Director: Joseph L. Mankiewicz
Screenplay: Joseph L. Mankiewicz, Vera Caspary
Based on a Novel by: John Klempner
Starring: Jeanne Crain, Linda Darnell, Ann Sothern, Kirk Douglas, Paul Douglas
Running Time: 103 min
BBFC Certificate: U
The romantic drama A Letter to Three Wives isn't the usual sort of film I'd volunteer to review. However, I'm a big fan of All About Eve, which is also written and directed by Joseph L. Mankiewicz, so I was intrigued and anything released as part of Eureka's Masters of Cinema series is worth a watch.
A Letter to Three Wives has quite a simple premise. Three friends, Deborah (Jeanne Crain), Lora Mae (Linda Darnell) and Rita (Ann Sothern) get a letter from a fourth 'friend' (the three are always bitching about her), Addie Ross, stating that she has run away with one of their husbands. She doesn't say which one however and, as the three are away at a children's picnic, they are left to grow increasingly more anxious about whether their husbands will be at home waiting for them. The rest of the film is largely made up of flashbacks, telling the wives' stories. All of them have suspicions about their husbands, who all had their own interests in Addie, and all three relationships are growing strained in different ways.
It's an interesting concept which is simple to describe, but paves the way for a rich and involving look at love and marriage. It's refreshing to see an adult drama surrounding women. It's well documented that films these days are far too male-centric. OK, so the stories here are about relationships with men so it might not pass the Bechdel test, but it makes a change from the typical damsel in distress or arm-candy roles too regularly dumped on women.
Although this suggests the film is ahead of its time, the film still feels a bit dated at times (plus I'd argue there were more female-led films back in the 40's than there are now). Some lines such as “women are so silly” are jarring and the three protagonists fit certain stereotypes – the innocent farmer's daughter out of her depth in polite society, the 'working girl' and the 'ice queen' bitch who's with her husband for his money. The characters are given room to expand upon these labels though.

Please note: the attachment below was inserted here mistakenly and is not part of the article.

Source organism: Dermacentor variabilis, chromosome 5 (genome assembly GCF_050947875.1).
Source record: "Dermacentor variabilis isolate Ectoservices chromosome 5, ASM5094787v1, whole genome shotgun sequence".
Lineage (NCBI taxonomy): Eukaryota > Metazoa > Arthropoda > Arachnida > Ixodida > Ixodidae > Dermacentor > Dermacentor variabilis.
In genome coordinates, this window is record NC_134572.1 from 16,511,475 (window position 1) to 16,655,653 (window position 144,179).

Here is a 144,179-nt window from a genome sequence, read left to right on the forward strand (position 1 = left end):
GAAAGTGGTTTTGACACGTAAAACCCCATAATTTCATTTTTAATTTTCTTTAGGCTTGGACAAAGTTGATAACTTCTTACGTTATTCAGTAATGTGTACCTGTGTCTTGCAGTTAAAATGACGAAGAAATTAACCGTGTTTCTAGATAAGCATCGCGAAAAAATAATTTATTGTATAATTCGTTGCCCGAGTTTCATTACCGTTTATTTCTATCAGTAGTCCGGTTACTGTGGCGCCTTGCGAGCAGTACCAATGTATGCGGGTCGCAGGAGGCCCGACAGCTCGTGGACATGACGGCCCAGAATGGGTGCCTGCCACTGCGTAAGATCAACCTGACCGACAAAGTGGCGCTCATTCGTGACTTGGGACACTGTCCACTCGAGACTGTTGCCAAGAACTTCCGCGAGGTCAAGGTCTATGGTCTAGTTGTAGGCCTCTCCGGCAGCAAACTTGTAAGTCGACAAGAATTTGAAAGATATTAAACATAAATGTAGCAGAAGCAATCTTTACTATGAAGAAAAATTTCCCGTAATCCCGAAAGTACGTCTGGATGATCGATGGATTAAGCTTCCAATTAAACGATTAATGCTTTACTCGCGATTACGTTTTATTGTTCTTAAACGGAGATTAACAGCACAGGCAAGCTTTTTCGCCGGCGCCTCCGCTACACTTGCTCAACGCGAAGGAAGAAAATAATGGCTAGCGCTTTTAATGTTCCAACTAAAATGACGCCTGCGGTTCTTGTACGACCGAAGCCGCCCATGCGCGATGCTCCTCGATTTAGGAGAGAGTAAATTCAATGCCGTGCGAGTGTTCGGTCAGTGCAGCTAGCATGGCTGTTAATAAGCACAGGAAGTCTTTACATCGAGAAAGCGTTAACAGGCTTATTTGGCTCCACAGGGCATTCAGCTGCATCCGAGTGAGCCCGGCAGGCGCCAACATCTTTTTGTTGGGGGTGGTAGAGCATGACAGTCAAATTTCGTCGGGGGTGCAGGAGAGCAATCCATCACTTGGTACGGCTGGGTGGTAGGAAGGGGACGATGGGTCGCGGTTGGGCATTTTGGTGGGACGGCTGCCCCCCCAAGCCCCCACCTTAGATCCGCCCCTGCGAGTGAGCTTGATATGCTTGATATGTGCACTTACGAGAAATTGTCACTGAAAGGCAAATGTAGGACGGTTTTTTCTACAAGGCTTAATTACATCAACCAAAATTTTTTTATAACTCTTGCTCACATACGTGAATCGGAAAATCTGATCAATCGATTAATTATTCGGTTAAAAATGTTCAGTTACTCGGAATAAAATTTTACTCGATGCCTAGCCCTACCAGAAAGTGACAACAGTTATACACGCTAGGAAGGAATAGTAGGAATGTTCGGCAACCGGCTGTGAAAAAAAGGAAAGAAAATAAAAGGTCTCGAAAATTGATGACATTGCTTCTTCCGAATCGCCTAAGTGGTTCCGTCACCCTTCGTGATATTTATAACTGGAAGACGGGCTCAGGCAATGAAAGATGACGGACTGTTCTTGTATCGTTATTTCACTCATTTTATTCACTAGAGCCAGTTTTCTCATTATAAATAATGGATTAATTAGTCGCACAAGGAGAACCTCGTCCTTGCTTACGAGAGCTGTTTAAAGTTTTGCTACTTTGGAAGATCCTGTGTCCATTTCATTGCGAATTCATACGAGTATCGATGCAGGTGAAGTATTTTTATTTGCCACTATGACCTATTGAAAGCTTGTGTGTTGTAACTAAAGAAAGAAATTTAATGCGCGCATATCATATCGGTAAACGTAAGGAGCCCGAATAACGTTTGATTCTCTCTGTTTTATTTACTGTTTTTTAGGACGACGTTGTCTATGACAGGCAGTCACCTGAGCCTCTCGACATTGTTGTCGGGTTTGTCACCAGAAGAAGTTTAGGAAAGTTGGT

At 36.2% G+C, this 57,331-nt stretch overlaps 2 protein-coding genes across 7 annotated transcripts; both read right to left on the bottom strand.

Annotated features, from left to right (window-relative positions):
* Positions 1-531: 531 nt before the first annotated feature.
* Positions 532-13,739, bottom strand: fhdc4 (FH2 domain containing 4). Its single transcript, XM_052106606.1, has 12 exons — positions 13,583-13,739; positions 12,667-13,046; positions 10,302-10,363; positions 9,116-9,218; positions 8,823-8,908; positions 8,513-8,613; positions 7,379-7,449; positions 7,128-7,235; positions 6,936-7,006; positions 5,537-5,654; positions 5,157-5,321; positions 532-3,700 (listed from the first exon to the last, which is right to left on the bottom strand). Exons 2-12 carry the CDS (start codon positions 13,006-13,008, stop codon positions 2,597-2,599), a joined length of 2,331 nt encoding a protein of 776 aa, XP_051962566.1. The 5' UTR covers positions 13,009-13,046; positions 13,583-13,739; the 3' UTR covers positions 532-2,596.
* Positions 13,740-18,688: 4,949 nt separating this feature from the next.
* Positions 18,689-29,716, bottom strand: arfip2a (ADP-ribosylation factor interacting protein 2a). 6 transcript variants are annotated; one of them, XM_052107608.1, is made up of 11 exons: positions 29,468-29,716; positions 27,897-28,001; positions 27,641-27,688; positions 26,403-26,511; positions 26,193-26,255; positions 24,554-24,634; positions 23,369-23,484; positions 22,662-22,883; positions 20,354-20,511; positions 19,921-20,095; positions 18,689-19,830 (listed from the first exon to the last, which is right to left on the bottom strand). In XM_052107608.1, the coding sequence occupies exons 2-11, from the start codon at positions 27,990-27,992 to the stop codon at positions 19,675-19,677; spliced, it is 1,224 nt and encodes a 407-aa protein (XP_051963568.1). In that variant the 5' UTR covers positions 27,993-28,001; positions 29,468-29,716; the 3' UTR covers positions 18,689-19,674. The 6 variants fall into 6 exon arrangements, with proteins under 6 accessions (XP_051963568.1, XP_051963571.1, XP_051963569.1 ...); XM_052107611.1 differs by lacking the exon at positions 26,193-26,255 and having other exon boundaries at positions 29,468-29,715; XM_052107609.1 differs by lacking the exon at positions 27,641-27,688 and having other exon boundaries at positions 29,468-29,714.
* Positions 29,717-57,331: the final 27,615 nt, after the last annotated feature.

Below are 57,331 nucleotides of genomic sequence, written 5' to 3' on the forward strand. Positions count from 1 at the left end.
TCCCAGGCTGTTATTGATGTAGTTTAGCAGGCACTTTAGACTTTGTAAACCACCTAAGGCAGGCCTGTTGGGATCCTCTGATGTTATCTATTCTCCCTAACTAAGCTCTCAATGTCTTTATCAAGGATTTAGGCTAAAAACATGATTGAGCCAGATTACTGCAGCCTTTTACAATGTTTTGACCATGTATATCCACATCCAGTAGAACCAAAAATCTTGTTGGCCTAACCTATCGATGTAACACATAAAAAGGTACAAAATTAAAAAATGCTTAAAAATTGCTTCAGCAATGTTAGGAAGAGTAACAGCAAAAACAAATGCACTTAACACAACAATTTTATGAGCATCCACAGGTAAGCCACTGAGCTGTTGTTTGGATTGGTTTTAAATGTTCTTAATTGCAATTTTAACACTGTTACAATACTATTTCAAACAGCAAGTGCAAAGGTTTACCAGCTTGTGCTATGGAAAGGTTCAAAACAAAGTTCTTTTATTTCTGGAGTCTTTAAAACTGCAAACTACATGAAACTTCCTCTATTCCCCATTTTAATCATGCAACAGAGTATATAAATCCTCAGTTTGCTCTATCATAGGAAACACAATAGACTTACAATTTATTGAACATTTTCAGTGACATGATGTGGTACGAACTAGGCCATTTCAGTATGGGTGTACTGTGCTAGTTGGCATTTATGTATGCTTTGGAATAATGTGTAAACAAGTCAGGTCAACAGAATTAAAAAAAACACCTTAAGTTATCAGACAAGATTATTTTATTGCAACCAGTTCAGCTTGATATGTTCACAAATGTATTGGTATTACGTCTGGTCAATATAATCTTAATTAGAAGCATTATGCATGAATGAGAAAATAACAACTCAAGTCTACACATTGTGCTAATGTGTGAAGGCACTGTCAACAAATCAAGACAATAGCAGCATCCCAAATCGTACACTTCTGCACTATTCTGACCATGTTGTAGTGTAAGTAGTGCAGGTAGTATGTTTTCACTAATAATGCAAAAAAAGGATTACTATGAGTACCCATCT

Personally I felt more interested in one of the stories than the others too. Rita as the successful writer, earning more than her husband, stood out for me. For one, her character was stronger than the others, but I also felt Sothern's performance stood out. Plus, her husband is played by the great Kirk Douglas, who is always a thrill to watch. Their story had an interesting aspect about the worth of trashy radio shows too.
I was less interested in the other two women. The performances aren't as strong, with Crain coming across as a bit wooden (although she plays a decent drunk in one section) and Darnell slightly overplaying her seductress role. I think the main problem was that I generally didn't care much for their characters though. Deborah is a bit weak and useless (I found it hard to believe that she worked in the Navy) and Darnell is plain nasty most of the time.
However, the film remains engrossing. What helps keep you interested is the dialogue. Like in All About Eve, Mankiewicz keeps the script full of witticisms to give a comic edge to the fairly dark drama. These sharp lines never feel forced though, so the characters and relationships remain fairly believable. The fairly happy ending is maybe a bit neatly tied up, but it's pretty well handled.
Overall, it's a well written and enjoyable adult drama that never gets too melodramatic and presents a surprisingly natural portrayal of married life in various guises. It may feel a bit dated at times and perhaps the characters are a little stereotypical, but it's refreshing and interesting to see a straight up examination of relationships from the era, particularly one focusing on a female point of view.
A Letter to Three Wives is out now in the UK on dual format Blu-Ray & DVD, released by Eureka as part of their Masters of Cinema series. I watched the Blu-Ray and it looks and sounds great as is to be expected from the company. You get options of watching with the original soundtrack (mono I imagine), a 5.1 mix or with English SDH.
For special features you get a feature commentary by Mankiewicz biographer Kenneth Geist, film historian Cheryl Lower, and actor Christopher Mankiewicz, the director's son. There's also a Fox Movietone newsreel covering the Academy Awards ceremony as well as the usual trailer.
As usual with Eureka's releases, you also get a booklet included with the discs, which I didn't get a copy of this time, but I'm sure is jam packed with essays, stills and other such treats.